McGehee Group

Stanford University | Stanford Materials Science & Engineering | Center for Advanced Molecular Photovoltaics (CAMP)


Professor McGehee's primary interests and areas of expertise are organic electronics, patterning materials at the nanometer length scale and developing materials for renewable energy and sustainability applications. The group's research on solar cells covers each of these topics.

Hybrid Tandem Solar Cells

Many believe that solar cells will need to have a power conversion efficiency around 25% and a cost below $0.5/W to revolutionize how the world's population obtains its electricity. We believe that the most promising approach to reaching this goal is to make tandem solar cells with a high band gap solar cell harvesting the high-energy photons and a lower bandgap solar cell harvesting the low-energy photons. This approach has already been used to make solar cells with power conversion efficiency greater than 40%. The challenge is to figure out how to make the tandems at low cost. Much of the research in the McGehee group is focused on finding ways to deposit high bandgap solar cells on top of either silicon or copper indium gallium diselenide, which have an ideal bandgap for the bottom cell. Zach Beiley has published an analysis of what could be done with polymer solar cells combined with inorganic solar cells. We think the recently developed hybrid perovskite semiconductors could be used to boost the efficiency of silicon solar cells to 26%. The hybrid tandem project provides an overarching goal for the entire research group. Various branches of the group work on polymer solar cells, perovskite solar cells, transparent electrodes and the long-term reliability of the solar cells.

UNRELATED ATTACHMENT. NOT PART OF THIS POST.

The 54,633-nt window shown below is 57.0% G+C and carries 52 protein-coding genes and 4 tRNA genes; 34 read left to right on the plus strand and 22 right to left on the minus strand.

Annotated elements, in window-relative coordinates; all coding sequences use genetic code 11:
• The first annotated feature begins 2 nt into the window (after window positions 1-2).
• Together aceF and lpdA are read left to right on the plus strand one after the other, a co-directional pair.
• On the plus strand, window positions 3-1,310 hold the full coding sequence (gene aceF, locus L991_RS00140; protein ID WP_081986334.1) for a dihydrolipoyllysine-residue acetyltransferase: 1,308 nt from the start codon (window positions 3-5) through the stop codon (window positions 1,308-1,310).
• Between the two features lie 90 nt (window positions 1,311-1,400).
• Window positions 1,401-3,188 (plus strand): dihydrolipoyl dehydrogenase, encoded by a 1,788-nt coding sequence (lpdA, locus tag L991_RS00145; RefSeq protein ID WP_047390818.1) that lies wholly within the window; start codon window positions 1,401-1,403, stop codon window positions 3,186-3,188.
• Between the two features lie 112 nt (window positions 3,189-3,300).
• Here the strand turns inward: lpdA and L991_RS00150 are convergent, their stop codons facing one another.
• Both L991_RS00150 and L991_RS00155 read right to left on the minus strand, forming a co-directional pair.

A hybrid tandem solar cell could look something like this


Polymer Bulk Heterojunction Solar Cells

Intercalation of PC71BM between pBTTT side chains.

The efficiency of polymer solar cells has improved rapidly over the last decade and is currently over 10%. Although our group strives to improve the efficiency of polymer solar cells, our primary goal is to understand in detail how the solar cells work. We take full advantage of the synchrotron x-ray source at the Stanford Linear Accelerator Laboratory and our strong collaboration with Mike Toney to use x-ray diffraction as a powerful tool for determining how molecules pack in solar cells. Using XRD along with solid-state NMR data and molecular mechanics simulations, we are in the process of learning precisely how electron accepting fullerenes touch the polymer backbone in various high performing systems and a collection of systems that mysteriously do not perform well even though they appear to have the properties that are needed for good power conversion.

The best polymer solar cells have a pure polymer domains, pure fullerene domains and domains where fullerenes are mixed into amorphous polymer. It appears that the energy for both electrons and holes is higher in the mixed domains and that there is consequently a favorable energetic gradient that separates most of the electrons and holes from each other. We are currently measuring the energetic gradient and determining how molecular packing influences it. We are performing kinetic Monte Carlo simulations to determine the probability of an electron and hole separating as a function of charge carrier mobility, electron transfer rates, the magnitude of the energetic gradient and the size of the mixed phase. We are also performing experiments to measure all of the parameters that go into the model. We hope to figure out precisely why the internal quantum efficiency is greater than 90 % for the highest performing materials and then design even better materials.

Schematic of a three-phase morphology

Additional goals for the coming year include figuring out how to make thick solar cells with high fill factors and finding alternatives to fullerene electron acceptors so that cells with a voltage higher than 1 V can be made.

In summary, this sub-branch of the group combines structural characterization, electrical and optical characterization, and device modeling to understand how polymer solar cells work and make them better.

Hybrid Perovskite Solar Cells